I have most of the information you could ever want - 1,500 pages of microfilmed squadron records kept from 1943 through 1945. Some is unreadable, having faded before being microfilmed, but most of the pages are very legible.
The commanding officer was Major Jesse W. Parker, who remained C.O. for the duration. He was not promoted to Lt. Colonel. until after the war ended.
T/Sgt George M. Jones is listed as Flight Leader of Flight "D". His MOS (military occupation specialty) was 772, meaning he was an enlisted liaison pilot / mechanic.
In Nov. 1943 they were still training at Raleigh-Durham, NC. and did not begin overseas movement until February 1944. They arrived at Casablanca harbor on March 16 and encamped at Telergma on the 17th. Unfortunately, they did not receive their aircraft - which were either mis-delivered or diverted elsewhere - so they languished at Telergma, Algeria for several months without a real assignment.
To keep the enlisted pilots current during the rest of their stay in N. Africa and their early weeks in Italy, they were allowed to fly as co-pilots , mostly on Douglas A-20's employed in tow-target duty. Otherwise, it seems the men played a lot of baseball, softball and poker between being given menial tasks to do.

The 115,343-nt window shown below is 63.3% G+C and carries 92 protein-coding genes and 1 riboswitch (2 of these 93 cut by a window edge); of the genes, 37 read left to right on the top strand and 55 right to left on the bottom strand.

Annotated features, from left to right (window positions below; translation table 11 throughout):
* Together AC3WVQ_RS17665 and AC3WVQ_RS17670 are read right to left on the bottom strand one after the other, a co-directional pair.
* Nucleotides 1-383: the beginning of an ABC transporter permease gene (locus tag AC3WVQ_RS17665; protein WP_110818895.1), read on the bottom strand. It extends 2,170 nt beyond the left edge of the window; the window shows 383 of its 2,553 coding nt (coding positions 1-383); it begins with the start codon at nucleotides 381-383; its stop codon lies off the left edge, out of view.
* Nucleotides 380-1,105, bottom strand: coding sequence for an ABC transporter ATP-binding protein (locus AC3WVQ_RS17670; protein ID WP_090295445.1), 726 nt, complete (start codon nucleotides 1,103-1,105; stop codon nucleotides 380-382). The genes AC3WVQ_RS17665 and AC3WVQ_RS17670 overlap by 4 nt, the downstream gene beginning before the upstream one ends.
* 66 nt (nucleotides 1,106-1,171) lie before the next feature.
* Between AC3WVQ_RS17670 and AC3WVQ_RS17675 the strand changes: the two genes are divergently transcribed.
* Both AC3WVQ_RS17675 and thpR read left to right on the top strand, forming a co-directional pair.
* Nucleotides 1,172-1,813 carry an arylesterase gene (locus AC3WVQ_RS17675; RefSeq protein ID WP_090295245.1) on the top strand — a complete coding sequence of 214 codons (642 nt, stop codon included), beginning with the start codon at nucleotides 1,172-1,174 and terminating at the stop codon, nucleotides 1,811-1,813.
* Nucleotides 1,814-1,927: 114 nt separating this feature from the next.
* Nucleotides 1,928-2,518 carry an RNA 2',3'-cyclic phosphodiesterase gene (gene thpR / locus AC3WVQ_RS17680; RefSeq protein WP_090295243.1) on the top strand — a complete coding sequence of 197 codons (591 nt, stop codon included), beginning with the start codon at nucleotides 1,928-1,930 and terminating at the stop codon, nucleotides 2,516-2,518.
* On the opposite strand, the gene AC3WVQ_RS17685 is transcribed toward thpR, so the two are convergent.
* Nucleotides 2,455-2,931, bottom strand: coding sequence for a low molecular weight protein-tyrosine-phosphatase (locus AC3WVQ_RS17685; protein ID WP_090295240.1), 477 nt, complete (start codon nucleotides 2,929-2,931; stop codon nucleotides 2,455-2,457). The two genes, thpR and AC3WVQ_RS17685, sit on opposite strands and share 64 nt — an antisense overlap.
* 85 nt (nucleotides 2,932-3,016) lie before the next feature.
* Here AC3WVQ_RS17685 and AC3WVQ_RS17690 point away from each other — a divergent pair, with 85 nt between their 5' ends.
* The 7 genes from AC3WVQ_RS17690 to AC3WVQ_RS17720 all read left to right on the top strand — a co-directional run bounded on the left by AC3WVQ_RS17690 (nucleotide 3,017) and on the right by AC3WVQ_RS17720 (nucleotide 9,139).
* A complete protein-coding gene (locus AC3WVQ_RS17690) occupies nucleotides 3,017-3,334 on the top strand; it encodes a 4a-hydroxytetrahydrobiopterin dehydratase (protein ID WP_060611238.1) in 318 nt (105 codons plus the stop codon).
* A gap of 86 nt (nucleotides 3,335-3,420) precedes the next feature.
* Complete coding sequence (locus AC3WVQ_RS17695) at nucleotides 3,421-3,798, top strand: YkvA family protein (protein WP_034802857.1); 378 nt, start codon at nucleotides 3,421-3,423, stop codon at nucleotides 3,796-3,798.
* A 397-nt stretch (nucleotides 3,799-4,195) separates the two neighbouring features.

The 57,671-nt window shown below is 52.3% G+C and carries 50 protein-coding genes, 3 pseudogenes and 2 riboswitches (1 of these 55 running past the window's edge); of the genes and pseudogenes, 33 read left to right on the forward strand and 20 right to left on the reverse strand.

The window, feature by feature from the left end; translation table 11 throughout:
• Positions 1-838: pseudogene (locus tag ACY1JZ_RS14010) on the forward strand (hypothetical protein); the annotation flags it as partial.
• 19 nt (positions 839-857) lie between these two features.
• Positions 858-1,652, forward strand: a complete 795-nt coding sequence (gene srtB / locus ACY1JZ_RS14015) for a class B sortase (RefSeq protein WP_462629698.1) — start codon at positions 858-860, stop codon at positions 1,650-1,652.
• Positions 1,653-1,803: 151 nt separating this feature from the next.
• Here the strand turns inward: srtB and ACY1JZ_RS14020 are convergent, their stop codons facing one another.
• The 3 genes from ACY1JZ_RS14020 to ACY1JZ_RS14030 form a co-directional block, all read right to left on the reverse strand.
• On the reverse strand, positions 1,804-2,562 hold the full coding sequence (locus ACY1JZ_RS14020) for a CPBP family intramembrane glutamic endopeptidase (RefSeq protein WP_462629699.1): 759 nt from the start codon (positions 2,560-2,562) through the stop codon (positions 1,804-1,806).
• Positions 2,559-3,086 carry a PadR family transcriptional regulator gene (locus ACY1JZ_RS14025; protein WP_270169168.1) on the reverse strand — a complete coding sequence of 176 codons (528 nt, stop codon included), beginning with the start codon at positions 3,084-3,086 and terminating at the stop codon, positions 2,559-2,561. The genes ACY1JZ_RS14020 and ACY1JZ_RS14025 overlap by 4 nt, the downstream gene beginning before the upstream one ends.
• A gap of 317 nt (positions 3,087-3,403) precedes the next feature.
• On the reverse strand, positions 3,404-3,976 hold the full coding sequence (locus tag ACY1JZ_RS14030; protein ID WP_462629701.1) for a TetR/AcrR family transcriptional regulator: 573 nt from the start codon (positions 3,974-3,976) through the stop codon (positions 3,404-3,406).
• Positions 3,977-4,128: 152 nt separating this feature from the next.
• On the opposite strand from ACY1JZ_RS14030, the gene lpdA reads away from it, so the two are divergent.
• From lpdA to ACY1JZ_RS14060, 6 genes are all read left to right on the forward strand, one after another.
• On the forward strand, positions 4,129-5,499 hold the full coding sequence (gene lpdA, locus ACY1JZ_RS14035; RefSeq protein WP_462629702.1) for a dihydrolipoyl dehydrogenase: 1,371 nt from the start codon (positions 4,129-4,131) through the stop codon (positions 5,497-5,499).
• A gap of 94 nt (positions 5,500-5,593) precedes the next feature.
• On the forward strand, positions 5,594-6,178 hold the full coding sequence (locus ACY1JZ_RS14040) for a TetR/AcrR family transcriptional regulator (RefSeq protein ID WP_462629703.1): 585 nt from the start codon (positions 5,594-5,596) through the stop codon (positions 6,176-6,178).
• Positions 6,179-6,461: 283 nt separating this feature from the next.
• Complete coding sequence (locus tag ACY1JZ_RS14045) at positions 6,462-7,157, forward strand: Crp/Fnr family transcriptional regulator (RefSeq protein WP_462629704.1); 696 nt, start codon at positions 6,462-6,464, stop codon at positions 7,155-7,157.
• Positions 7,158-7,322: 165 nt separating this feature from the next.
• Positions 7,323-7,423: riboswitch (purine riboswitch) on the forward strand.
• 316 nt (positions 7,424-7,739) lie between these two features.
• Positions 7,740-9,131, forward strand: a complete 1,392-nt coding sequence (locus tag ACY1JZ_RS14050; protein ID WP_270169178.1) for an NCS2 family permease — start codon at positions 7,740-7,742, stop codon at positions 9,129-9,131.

The squadron finally moved to Pomigliano, Italy in mid-July, a month after Rome fell. Finally, on August 8th, the 121st began receiving their crated Stinson L-5's and L-4 Cubs to assemble and had them all flying by mid-month. They finally began operating as a proper liaison squadron but were split, with about half the squadron remaining in Italy serving the 5th Army and half supporting the VI Army Group in Southern France. Most of the records seem to pertain to the flights that remained in Italy.
Several members of the squadron were named Jones (one was killed in a crash) and quite often only last names are found in the reports. A quick scan of about half the docs didn't turn up much about George. However, I discovered that he was assigned to the detachment that went to France at the very end of August, 1944 to support the invasion there. He apparently also spent a bit of time on the island of Corsica. Again, he records appear to mostly pertain to the group that remained in Italy, but I'll be happy to dig further as time allows
That's about all I have for you at the moment. Email me at email@example.com
p.s. Ryan: I don't log on very often, so could you forward inquiries like this when they come in? Thanks.